And then the first, where I am on much more comfortable ground talking about the stories and themes Farrell presents. Because Farrell has the marvellous talent of allowing the reader to hold two diametrically opposed political viewpoints in their mind simultaneously, wholly engaged and believing in both and conflicted as a result. His novels describe the inevitable downfall of colonial states, from the perspective of the colonisers bewildered at their loss and unable to react, blinded by ambition, arrogance or stupidity. By all accounts any reader of The Siege of Krishnapur would before very long say “The British absolutely deserved the events of 1857” because it makes it wholly clear that the British in India were distinctly unpleasant and in the wrong in every aspect. Farrell is not interested in Imperial apologia and presents the inevitable uprising as expected and deserved.
But at the same time, a reader reads the book gripped by the fates of the characters – a group of British besieged by Indian forces – and would rather want them to survive because they are, for the most part, individually not responsible for their current predicament. One does not in the immediate moment wish to read about a woman murdered due to being in the wrong place at the wrong time, but at the same time one is also unable to shift from one’s mind the idea that that woman would not be in that situation were she not part of an oppressive colonial power that had utterly failed to manage diplomacy or treat its subjects decently. And that is Farrell’s great talent and why his novels are, to me, so wonderful as anti-colonial fiction; they confront you directly with the hypocrisy of fiction, the idea that one can write people complicit in institutional evil as sympathetic by dint of their protagonist status and capacity for doing great things under great adversity. This is the decoupling of individual culpability from the justification for war that provides the other side of the coin to what I was saying about This War of Mine and something else that Acceptable Loss might be considering.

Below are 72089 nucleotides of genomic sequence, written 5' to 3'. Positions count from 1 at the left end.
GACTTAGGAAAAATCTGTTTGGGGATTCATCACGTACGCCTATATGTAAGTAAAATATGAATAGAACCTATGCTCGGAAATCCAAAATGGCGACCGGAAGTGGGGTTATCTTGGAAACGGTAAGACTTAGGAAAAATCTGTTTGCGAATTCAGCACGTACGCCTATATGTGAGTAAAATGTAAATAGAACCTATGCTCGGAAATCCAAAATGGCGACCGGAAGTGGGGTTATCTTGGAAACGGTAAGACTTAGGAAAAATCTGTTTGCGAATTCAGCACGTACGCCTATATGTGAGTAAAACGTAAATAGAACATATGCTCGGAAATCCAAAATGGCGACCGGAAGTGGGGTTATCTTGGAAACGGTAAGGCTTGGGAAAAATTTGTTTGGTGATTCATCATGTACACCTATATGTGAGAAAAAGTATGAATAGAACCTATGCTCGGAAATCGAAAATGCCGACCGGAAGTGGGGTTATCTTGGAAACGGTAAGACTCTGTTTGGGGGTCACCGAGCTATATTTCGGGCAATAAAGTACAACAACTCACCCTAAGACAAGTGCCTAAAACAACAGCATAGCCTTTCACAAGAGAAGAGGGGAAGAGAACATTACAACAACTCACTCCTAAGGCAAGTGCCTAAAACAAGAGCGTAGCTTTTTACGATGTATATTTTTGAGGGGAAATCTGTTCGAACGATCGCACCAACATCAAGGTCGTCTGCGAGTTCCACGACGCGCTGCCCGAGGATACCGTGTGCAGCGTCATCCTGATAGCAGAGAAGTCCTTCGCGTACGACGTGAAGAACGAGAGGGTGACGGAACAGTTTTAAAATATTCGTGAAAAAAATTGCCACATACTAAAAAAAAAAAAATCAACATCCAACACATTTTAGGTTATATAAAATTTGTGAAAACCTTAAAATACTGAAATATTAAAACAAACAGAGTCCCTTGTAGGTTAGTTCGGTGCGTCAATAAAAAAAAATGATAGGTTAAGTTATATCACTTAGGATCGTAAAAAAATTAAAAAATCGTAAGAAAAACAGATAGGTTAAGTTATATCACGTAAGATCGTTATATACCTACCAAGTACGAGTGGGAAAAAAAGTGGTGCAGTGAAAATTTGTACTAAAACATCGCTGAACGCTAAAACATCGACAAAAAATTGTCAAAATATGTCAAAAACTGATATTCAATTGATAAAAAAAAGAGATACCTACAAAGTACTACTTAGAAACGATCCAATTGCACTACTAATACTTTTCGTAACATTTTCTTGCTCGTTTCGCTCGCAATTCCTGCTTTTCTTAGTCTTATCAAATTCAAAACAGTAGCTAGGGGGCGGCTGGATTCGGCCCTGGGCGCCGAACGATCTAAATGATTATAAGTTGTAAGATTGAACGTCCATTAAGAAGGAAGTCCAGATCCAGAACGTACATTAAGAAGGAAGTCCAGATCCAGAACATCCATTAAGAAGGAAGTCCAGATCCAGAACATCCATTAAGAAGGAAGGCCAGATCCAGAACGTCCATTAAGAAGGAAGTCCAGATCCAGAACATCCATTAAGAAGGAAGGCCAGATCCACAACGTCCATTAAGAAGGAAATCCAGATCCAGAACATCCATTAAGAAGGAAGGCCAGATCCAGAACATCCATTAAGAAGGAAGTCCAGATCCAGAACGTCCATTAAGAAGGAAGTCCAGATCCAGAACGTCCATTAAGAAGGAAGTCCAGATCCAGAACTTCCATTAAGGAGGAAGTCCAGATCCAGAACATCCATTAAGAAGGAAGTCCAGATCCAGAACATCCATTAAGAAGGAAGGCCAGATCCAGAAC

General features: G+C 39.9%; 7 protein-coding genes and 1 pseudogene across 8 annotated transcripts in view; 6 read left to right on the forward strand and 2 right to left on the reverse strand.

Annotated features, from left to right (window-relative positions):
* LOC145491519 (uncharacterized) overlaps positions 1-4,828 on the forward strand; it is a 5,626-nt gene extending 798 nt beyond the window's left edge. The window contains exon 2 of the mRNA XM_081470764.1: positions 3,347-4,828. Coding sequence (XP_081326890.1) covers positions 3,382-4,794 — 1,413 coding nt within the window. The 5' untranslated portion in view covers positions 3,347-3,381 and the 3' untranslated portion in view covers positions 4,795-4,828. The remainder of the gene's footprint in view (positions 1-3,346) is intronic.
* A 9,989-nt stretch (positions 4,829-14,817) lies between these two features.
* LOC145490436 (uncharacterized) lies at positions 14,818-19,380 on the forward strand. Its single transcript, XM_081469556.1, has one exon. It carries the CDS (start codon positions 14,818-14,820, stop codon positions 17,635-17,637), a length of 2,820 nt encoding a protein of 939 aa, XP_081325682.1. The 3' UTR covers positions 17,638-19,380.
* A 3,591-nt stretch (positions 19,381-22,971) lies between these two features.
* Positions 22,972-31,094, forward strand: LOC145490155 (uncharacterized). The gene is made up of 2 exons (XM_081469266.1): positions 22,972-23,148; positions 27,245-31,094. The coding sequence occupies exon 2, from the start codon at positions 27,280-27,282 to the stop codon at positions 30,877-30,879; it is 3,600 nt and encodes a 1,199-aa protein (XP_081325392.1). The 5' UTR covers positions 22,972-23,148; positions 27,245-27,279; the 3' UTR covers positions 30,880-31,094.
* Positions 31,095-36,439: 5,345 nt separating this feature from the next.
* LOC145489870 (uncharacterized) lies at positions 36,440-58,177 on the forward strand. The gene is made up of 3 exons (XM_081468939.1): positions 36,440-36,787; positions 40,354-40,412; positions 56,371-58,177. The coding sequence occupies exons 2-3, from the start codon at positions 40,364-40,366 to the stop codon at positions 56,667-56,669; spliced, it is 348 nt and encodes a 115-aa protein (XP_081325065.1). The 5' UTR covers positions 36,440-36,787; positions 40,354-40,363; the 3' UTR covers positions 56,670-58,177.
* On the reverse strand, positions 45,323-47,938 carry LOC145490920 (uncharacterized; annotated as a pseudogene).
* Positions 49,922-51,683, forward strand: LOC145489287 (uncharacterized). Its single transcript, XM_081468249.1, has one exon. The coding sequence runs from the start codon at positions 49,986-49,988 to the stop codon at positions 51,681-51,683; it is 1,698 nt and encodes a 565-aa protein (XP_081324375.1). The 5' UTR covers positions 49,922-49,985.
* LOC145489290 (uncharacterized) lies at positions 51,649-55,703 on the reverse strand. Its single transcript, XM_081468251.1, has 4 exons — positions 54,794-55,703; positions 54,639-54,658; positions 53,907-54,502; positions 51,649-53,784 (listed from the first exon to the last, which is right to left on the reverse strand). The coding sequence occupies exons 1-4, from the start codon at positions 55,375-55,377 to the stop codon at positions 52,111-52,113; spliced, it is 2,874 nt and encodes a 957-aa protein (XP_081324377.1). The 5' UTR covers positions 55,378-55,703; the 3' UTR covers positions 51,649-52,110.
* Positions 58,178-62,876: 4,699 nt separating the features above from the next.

I’ve not talked at all about the game so far. I’ve talked a lot about what lines of thought – about war, about stories about refugees or victims of war, even about stories of colonialism – the concept of an almost adversarial story-game about someone caught in a warzone might be evoking, consciously or not. The game itself does not explicitly provide these sorts of specific political thinking-points. What it does is implicitly paint this as not a story about heroic struggle against adversity unless you want that to be a safe out, a safe point of narrative closure. Survival is your narrative escape from this world. And that is a very bold statement to make. It is not made judgmentally, but it lays it down very, very plainly. Instead, the players take turns either moving the tower or pulling from it – not rebuilding, only pulling – until it falls, and the individual under focus here dies. This is unequivocal. If you play, if you carry on playing, you will not survive. All you might do is die better. If the player describing the world causes the tower to fall, the other player describes the civilian’s end, and the end of the war. They are allowed to add some hope to the world. Otherwise, the questions the civilian must ask their counterpart if they cause the tower to collapse are less welcome; Did you suffer? Were you alone? How will they remember you?
That really is a lot. It’s freighted even more heavily by all the readings I’m reading into it, all the contemporary and fictional and historical mental baggage I have about war and what it does and how it’s depicted and how disaster movies are the complete antithesis of this game. At the point I don’t even care about the robots, because why would you? The mecha or kaiju genres are the safest of ins into this topic, they’re a good thematic idea because the visuals of something huge smashing the city, evoking Ultraman blowing up a 1/8 scale city every week or the scrappy, frantic battle at the start of F91 with its evocative and memorable image of a woman killed by shell casings, or even Evangelion’s terrifying city fighting, are familiar in their distance from reality. Compared to This War of Mine’s burned-out house and descriptions of grim deaths by sniper or landmine or just starvation it’s a lot easier to get yourself in a safer mental place imagining yourself escaping the Angels. But I couldn’t disconnect myself completely from the heavier themes at play here, and honestly that isn’t a bad thing.